"Ripped from the headlines" doesn't typically fit opera performances, but could describe an acclaimed new work coming to Detroit this weekend.
"Blue" portrays the hopes and fears of a young Black couple raising a son in 21st century America. Michigan Opera Theatre (MOT) will stage it Saturday and Sunday nights at the riverside Aretha Franklin Amphitheatre, east of downtown on Atwater Street. (Ticket link below.)
WDET posts this plot outline:
It tells the story of a modern-day family in Harlem. The father is an NYPD officer, which becomes a point of tension as his son grows more politically active and socially aware. It's an opera that digs into issues of police brutality and race, shining light on some of the hardest conversations we're having as a society in contemporary America.
MOT artistic director Yuval Sharon recently told WDET host Stephen Henderson:
"Opera can be about things that matter to us very urgently and importantly. … It's not about topicality, it's about opera as an art form that can really speak to where we are today."
Reviewers praised the two-act presentation after its summer 2019 premiere in Cooperstown, N.Y., which earned a best new opera award from the Music Critics Association of North America. Aaron Crouch as the 16-year-old son and Gordon Hawkins as a clergyman reprise those roles in Detroit as part of a six-member cast.
"The opera 'Blue' is a portrait of a family in crisis, and the role the community plays in healing their pain," Hawkins, a baritone, says at his website.
"'Blue' came across as powerful, as well as sadly timely," The New York Times said of the debut two years ago at the Glimmerglass Festival, whose director commissioned the work by librettist Tazewell Thompson. The composer is Jeanine Tesori, who also has scored four Broadway musicals.
Lawrence B. Johnson, a former Detroit News music critic reviewing the work at Classical Voice North America, said Tesori "subtly blends whiffs of jazz, blues and soul within a singable, engaging, and smartly expressive score."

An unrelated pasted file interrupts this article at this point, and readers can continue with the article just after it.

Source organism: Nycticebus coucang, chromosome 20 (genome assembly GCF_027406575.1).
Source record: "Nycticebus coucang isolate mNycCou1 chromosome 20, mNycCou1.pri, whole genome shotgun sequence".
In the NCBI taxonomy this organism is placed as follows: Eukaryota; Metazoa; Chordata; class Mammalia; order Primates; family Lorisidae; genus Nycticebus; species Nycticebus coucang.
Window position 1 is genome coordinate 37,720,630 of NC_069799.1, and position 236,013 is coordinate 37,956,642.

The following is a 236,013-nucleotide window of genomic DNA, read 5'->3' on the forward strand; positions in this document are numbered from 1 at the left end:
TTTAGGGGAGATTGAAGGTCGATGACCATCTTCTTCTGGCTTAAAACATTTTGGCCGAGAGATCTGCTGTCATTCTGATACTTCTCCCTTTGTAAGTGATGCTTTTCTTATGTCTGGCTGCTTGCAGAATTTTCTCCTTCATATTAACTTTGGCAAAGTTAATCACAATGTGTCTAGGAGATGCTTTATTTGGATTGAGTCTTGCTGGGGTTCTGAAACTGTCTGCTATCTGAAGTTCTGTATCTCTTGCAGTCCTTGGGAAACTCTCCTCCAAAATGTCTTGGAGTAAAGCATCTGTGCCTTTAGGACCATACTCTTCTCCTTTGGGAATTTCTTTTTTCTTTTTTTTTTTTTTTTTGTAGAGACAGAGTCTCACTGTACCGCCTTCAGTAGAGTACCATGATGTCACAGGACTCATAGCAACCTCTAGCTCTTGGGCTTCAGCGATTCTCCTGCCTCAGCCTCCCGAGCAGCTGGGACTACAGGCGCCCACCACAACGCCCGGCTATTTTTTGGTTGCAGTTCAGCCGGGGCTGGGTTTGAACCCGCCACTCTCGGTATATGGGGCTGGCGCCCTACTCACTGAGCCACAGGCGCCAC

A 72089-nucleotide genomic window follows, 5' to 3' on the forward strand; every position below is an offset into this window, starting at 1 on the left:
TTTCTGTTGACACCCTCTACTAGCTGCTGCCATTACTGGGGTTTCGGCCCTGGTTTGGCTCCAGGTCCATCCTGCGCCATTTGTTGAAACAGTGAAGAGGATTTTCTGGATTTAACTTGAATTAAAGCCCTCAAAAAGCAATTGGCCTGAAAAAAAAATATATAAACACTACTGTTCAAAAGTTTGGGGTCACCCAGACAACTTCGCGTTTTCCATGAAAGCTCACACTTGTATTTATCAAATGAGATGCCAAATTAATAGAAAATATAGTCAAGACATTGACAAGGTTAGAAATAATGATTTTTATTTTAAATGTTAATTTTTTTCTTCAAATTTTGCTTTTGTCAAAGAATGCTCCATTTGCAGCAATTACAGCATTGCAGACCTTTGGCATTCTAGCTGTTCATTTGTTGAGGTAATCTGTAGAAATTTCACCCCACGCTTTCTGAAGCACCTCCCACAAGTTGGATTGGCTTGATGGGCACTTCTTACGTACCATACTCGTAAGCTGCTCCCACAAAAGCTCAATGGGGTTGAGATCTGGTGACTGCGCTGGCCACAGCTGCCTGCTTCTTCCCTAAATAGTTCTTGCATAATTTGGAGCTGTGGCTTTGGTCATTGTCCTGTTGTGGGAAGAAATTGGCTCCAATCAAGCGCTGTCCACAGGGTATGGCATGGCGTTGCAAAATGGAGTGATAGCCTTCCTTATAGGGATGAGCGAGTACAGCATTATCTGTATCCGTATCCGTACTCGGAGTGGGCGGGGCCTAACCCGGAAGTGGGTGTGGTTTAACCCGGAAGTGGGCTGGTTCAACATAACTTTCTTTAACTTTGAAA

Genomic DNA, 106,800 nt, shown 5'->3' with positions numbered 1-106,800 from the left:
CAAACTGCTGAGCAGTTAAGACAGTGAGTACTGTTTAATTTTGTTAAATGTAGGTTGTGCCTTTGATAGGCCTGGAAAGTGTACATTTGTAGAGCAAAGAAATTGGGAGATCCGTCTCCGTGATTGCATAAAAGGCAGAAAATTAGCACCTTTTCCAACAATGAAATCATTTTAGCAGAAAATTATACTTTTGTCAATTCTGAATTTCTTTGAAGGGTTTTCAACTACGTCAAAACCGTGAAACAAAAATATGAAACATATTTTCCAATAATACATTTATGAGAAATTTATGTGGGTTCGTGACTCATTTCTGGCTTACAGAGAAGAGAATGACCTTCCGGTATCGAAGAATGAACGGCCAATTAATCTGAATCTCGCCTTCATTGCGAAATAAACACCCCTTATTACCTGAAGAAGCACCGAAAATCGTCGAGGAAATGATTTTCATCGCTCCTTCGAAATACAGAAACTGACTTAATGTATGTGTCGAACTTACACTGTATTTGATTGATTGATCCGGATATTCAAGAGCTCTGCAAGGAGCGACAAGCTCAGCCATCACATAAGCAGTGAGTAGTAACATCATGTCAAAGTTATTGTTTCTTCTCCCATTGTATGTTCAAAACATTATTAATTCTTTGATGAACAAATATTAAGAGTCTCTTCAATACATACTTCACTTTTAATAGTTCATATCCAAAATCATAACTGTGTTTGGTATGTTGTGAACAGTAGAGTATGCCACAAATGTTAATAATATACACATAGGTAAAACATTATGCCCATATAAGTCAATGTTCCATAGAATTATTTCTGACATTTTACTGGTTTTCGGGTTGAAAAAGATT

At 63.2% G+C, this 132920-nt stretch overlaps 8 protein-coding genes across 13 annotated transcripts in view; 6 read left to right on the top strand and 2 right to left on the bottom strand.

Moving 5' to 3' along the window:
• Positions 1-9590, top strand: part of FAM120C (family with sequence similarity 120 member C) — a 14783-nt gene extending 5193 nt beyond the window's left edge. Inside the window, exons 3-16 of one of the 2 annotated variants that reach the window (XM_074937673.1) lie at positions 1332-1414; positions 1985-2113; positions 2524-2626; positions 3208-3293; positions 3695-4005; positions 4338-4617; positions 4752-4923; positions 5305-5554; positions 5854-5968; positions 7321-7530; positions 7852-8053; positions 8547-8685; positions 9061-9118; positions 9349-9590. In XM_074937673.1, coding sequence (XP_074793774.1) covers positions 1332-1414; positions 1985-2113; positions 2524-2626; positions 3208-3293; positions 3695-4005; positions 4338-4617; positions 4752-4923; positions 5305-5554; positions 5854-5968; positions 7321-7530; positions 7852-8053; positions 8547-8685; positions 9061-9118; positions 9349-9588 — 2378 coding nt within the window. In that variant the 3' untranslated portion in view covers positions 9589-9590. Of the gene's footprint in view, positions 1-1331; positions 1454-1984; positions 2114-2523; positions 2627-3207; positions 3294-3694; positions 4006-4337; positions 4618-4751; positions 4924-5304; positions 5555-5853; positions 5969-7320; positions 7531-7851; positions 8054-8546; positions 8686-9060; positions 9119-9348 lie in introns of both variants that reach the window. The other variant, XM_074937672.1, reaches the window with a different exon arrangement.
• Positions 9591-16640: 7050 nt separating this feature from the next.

Before Covid intervened, "Blue" was scheduled for two weeks of spring 2020 performances by the Washington National Opera in the capital, plus stagings in Chicago and New York's Lincoln Center last summer. Now, the Detroit stop is its second so far.
Here are more reactions to the 2019 debut:
♦ 'Hot button:' "Quite a few contemporary American operas strive to address the hot-button issues of our day, but few do it as resolutely as 'Blue.' ... As the premiere performance ended, the audience's sobs threatened to cover the music itself. We were all mourning a national tragedy."-- Fred Cohn, Opera News
♦ 'Elegant:' "Thompson ... has written one of the most elegant librettos I've heard in a long time. ... 'Blue' came across as powerful — as well as sadly timely." -- Anthony Tommasini, The New York Times
♦ 'Painfully visceral:' "Thompson’s lithe, cutting libretto unburdens itself from the documentary obligations of channeling headlines to render the suffering of a single family as something gracefully grave, painfully visceral and often beautiful. ...
"The tragedy is that you know how it ends — which is to say, it won't. As such, 'Blue' feels more timeless than timely, and more tragic as a result." -- Michael Andor Brodeur, The Washington Post
♦ 'Eminently convincing:' "The creators are highly acclaimed practitioners and their expertise is everywhere evident. ... Aaron Crouch was eminently convincing as the contentious teenaged son, his youthful slouching frame housing a weighty tenor that is quite baritonal at the bottom, but brightens up as it ascends." -- James Sohre, Opera Today
♦ 'More urgent:' "In light of recurring incidents of police brutality and the fact that communities of color have been disproportionately impacted by Covid-19, the work seems even more urgent than when it was created." -- Vivien Schweitzer, Classical Voice North America
♦ 'Stay alive:' "The libretto is urgent and immediate. Thompson, who is African American, writes with authentic detail and genuine voice. He offers many startling and succinct lines, ... [such as:] 'Stay alive. That's what you’re supposed to do.'" -- Joseph Dalton, Albany (N.Y.) Times Union
♦ 'Particularly urgent:' "A searing examination of race, identity and the fraught relationship between communities of color and law enforcement. ... To sit in an auditorium ... confront a work that mirrors the world shown on the news every night feels particularly urgent." -- Cameron Kelsall, Parterre
When: 7 p.m. Sept. 11 and 12
Where: Aretha Franklin Amphitheatre, Atwater Street at RiverWalk
Tickets: Michigan Opera Theatre, $59 - $139 Saturday, $29 - $139 Sunday